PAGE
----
For the second day of our Gothic Literature Month, we celebrate the work of the godmother of gothic literature — Ann Radcliffe!
For a biography of Radcliffe, check out The Jane Austen Centre: “Ann Radcliffe: Mother of the Gothic Novel.”
We all know I love features, so check out this piece by V.H. Leslie from This is Horror: “The Dark Romance of Ann Radcliffe.” Here’s an excerpt to help you decide if this piece is what you’re looking for: “Her fiction was so popular that her fourth novel, The Mysteries of Uldolpho was hailed as the first ‘bestseller’ and she set the record for the highest paid novelist of the day. But what is it that Radcliffe established and if her work was so extraordinary why is she not more widely read today?”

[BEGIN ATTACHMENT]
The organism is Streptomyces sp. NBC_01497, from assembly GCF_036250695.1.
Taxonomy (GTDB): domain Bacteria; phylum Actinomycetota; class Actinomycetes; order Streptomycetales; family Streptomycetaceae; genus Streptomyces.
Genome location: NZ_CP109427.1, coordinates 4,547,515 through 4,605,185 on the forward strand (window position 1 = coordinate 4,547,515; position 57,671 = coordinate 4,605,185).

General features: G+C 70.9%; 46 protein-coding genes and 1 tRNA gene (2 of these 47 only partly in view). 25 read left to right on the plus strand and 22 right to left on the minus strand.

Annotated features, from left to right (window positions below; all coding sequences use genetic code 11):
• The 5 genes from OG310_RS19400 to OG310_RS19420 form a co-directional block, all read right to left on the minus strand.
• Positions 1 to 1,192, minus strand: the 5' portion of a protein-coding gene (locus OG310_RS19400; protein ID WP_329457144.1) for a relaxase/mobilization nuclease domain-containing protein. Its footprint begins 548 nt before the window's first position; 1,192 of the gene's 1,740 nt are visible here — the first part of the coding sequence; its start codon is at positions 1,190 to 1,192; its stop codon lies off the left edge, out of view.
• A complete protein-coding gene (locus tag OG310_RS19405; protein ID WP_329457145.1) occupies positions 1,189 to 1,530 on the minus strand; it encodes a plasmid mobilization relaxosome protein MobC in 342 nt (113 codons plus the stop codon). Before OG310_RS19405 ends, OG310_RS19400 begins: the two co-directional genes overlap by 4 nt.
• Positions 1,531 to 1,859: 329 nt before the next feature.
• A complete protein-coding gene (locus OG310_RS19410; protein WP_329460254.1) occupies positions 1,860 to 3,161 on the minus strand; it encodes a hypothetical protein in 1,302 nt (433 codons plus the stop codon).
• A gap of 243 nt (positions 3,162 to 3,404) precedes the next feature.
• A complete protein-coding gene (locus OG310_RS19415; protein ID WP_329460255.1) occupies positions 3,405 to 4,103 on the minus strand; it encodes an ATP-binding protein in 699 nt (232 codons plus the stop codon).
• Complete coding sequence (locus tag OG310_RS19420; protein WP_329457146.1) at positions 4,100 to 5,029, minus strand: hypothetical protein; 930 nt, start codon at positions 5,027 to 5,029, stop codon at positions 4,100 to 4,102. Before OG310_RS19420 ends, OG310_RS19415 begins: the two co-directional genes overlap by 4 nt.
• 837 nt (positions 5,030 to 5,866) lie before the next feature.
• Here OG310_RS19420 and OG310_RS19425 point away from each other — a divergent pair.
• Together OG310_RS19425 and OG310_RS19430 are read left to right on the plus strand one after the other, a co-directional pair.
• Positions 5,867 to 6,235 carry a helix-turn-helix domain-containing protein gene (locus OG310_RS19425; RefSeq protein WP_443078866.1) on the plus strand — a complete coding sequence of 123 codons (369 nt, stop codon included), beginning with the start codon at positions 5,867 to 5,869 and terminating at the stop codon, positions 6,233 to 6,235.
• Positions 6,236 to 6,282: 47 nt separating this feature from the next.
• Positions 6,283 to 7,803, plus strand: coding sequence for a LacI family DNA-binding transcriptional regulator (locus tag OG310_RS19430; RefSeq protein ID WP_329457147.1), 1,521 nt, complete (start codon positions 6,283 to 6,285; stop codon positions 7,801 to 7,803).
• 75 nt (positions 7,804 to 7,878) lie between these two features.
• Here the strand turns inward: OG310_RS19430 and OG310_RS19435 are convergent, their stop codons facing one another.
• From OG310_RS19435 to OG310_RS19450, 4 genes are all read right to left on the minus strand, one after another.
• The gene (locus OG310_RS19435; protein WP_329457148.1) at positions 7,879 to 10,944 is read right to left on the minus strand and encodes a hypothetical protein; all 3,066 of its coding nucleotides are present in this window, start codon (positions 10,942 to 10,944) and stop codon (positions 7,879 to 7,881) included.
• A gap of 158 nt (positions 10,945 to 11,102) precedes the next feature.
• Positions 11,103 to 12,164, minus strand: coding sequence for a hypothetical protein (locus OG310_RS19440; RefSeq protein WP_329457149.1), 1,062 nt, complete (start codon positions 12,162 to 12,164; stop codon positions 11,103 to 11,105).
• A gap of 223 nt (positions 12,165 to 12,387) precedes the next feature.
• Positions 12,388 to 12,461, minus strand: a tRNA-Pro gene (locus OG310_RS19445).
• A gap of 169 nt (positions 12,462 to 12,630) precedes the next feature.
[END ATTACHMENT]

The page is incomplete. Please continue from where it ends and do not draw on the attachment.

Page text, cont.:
For our final piece, I went more in a scholarly direction with an article by JoEllen DeLucia from Project Muse, published by the University of Pennsylvania Press: “From the Female Gothic to a Feminist Theory of History: Ann Radcliffe and the Scottish Enlightenment.” To read or not to read? Well, read a little and then decide: “Far from generating a singular or universal account of women’s experience, this essay finds an uneven and non-linear feminist historiography sensitive to depicting different relationships between women’s experience and British imperial and commercial growth in the tension between The Mysteries of Udolpho’s representations of female sensibility and its Celtic paratext—what Gerard Genette calls a ‘boundary,’ ‘border,’ or ‘threshold.’ ”
Until tomorrow, keep reading, my friends.